8 signs of a toxic relationship to look out for

Experts reveal the signs of a toxic relationship to look out for and how to get help

Illustration of woman with hair over her face walking along a hamster wheel to represent the signs of a toxic relationship
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A healthy relationship is one based on equality and mutual respect but we have probably all been witness to signs of a toxic relationship where this isn't the case. In most instances, the two people in the relationship will know they’re not a good match and things will end. However, in some cases, the situation may be more serious. 

Through no fault of their own, some people may be more susceptible to a toxic relationship. This could be if they are much younger than their partner, have low self-esteem, or have little family support. But really, anyone can become involved in a toxic relationship.

The best case scenario with a toxic relationship is that both parties involved make the mutual decision to part ways before the situation really deteriorates, and both parties seek the help and support they need. Toxicity is just one of the signs your relationship is over, according to psychologists, so we asked them to reveal the real impact of toxic relationships and how to spot whether you're in one.

What is a toxic relationship?

Every relationship has its ups and downs and it’s normal to have differences of opinion or to exchange cross words with your partner from time to time. A toxic relationship is different: if your wellbeing is being negatively affected, whether emotionally, physically, or financially, then this is a sign your relationship has become toxic.

Dr Lilian Glass is an American psychology expert who says she first used the term ‘toxic relationship’ in her book Toxic People. She defines it as “any relationship [between people who] don’t support each other, where there’s conflict and one seeks to undermine the other, where there’s competition, where there’s disrespect and a lack of cohesiveness”. And this doesn’t just apply to relationships with your partner or spouse - a toxic friendship, family relationship, or business partner can be just as damaging. 

If you’re finding that there are more unhappy moments in your relationship than positive ones, or you feel like you are being controlled, belittled, or gaslit, this indicates that things are not as they should be. If you’re experiencing verbal, physical, or emotional abuse then it’s time to seek help. Some people may not realize their relationship's toxicity until they are out of it.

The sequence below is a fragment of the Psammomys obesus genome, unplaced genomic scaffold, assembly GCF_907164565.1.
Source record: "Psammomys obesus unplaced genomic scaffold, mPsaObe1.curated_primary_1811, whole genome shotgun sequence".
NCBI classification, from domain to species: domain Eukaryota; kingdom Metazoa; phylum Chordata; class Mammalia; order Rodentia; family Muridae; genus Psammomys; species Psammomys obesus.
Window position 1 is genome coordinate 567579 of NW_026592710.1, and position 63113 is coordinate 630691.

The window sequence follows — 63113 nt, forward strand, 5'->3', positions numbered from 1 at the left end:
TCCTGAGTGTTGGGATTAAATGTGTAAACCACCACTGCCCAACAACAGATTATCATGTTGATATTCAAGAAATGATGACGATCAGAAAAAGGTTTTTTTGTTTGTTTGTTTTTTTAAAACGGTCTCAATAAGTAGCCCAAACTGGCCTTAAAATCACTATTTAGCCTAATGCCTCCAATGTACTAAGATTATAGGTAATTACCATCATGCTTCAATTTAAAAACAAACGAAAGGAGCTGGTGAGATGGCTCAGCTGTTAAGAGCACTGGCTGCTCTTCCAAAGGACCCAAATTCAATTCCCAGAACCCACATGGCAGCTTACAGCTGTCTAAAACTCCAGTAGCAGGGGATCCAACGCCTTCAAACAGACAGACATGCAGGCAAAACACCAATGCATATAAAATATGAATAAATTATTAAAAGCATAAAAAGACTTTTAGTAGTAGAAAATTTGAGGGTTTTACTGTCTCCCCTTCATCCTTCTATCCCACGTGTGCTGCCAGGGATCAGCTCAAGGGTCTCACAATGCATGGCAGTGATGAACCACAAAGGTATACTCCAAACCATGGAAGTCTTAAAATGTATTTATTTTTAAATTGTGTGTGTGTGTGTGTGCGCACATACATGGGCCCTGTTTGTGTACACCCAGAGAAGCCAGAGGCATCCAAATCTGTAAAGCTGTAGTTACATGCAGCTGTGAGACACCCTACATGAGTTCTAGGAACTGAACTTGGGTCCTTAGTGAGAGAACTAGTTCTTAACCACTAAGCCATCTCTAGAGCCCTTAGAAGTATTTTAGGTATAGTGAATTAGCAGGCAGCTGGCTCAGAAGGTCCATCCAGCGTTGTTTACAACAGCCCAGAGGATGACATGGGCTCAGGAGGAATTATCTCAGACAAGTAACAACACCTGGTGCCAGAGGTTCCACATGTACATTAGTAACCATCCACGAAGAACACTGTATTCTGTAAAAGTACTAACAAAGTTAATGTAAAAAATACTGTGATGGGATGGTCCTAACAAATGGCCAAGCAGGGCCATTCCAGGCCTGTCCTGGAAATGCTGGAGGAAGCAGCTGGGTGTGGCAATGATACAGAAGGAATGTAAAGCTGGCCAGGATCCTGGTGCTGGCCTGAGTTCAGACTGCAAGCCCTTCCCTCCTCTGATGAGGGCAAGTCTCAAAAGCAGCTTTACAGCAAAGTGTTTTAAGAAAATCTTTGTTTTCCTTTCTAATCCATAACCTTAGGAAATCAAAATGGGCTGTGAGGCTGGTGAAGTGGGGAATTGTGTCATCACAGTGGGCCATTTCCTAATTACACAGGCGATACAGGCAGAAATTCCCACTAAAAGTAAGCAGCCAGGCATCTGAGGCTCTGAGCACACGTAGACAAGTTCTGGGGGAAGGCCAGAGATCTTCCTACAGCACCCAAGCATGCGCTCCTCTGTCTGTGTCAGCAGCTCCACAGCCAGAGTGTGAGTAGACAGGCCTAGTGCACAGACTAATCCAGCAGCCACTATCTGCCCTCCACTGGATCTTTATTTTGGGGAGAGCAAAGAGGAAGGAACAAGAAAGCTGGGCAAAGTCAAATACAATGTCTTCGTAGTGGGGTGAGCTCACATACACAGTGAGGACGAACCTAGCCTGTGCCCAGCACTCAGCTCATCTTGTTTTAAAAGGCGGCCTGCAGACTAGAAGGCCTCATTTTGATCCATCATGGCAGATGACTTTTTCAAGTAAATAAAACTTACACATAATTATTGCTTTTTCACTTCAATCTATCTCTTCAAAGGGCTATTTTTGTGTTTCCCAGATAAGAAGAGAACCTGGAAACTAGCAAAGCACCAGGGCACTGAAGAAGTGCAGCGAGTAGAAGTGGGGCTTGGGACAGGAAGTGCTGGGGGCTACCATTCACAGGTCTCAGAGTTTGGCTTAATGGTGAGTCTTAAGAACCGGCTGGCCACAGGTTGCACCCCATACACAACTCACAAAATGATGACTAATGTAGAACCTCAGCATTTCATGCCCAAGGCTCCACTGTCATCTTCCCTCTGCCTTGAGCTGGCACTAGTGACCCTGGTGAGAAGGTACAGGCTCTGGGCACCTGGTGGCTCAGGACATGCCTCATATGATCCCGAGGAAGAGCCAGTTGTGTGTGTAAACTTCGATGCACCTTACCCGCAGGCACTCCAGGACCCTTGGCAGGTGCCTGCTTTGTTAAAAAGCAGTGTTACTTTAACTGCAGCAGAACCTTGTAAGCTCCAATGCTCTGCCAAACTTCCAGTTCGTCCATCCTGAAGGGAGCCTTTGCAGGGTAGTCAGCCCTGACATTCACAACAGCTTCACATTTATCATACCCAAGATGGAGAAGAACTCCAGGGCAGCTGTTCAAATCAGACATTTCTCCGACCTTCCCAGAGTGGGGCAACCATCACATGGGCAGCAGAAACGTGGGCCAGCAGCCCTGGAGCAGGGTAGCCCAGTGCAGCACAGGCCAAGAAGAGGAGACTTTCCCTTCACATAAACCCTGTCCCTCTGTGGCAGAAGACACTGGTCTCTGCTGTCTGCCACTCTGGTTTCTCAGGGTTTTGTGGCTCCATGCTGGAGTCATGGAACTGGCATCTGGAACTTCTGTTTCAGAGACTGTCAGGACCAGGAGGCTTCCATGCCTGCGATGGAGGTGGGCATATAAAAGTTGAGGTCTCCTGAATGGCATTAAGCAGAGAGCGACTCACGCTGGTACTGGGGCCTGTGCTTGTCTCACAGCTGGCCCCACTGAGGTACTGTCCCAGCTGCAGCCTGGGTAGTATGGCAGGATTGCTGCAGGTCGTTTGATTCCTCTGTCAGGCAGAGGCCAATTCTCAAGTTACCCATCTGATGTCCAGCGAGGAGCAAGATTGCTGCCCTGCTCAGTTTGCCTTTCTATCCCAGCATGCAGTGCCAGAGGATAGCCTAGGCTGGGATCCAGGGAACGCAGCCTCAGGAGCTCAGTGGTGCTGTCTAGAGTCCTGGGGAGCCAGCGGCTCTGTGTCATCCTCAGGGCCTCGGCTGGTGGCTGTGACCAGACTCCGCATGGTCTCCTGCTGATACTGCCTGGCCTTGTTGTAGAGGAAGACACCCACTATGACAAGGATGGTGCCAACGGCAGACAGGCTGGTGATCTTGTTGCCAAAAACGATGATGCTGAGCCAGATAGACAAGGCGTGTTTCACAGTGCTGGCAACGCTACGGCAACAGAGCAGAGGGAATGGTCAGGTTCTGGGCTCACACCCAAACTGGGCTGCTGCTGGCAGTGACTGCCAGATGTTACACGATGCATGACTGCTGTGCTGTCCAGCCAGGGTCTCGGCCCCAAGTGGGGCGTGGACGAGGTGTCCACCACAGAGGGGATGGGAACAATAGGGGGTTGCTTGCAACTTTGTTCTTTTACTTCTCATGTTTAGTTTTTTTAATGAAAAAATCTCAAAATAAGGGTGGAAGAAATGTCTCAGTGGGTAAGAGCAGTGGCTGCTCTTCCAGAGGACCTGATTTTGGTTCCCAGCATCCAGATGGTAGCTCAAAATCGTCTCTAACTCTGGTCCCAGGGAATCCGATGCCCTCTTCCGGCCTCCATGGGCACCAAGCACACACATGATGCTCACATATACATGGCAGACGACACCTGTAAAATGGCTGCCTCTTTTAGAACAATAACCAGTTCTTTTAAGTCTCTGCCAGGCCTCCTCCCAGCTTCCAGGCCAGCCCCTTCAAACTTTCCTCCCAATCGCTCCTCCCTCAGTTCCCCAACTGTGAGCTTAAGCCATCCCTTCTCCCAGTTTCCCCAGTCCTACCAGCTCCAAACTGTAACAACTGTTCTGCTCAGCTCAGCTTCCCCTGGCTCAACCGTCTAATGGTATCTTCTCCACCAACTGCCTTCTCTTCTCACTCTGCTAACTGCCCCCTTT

Woman sat facing camera, looking seriously at a man with his back turned, both sitting at a restaurant table

(Image credit: Getty Images)

Signs you're in a toxic relationship

1. You're feeling unhappy

Life has its challenges and we can’t be happy all of the time, but if you’re feeling low a lot this could be one of the signs of a toxic relationship. A partner is meant to make you feel happy, safe, and loved. If this is not the case and their behavior or actions are upsetting you or causing stress, it’s time to make a change. 

Certified counselor Emma Roberts says many people in this situation hide their feelings or are afraid of speaking up about them, which can lead to a feeling of isolation. In turn, this can lead to depression or low self-esteem.

2. Your boundaries are being ignored

We all have personal boundaries to protect ourselves from people or situations we don’t feel comfortable with. In a toxic relationship, you might find that these boundaries are not being respected. Personal and professional coach Hatty Hilton says, “Boundaries are an important part of ensuring our physical and emotional needs are respected. When our boundaries are ignored or abused by others, it can feel invasive and invalidating. Everyone has the right to have their boundaries acknowledged, so if someone close to you is disregarding yours, it might be a sign that the relationship needs work.”

People who display toxic behavior may be manipulative and charismatic, which means they may try to convince you you’re not being mistreated. Some boundaries will be more important to you than others but it will be down to you to decide if you’re willing to compromise or not. If your limits are being ignored repeatedly and you've highlighted the issue with your partner, it’s time to end things. 

3. Your self-confidence has dropped

Many people in toxic relationships lose their confidence and have to learn how to be more confident again after the end of the partnership. Often this can mean they stay in the relationship for longer than they should. As Hilton says, “Being criticized, manipulated, on the receiving end of behaviour like 'breadcrumbing', or blamed on repeat can chip away at our confidence, creating feelings of insecurity and self-doubt. We might start having more limiting self-beliefs than empowering ones, or struggle to remember our own positive attributes and achievements, getting stuck instead in negative thought cycles and feeling consumed by all that we have 'done wrong'.”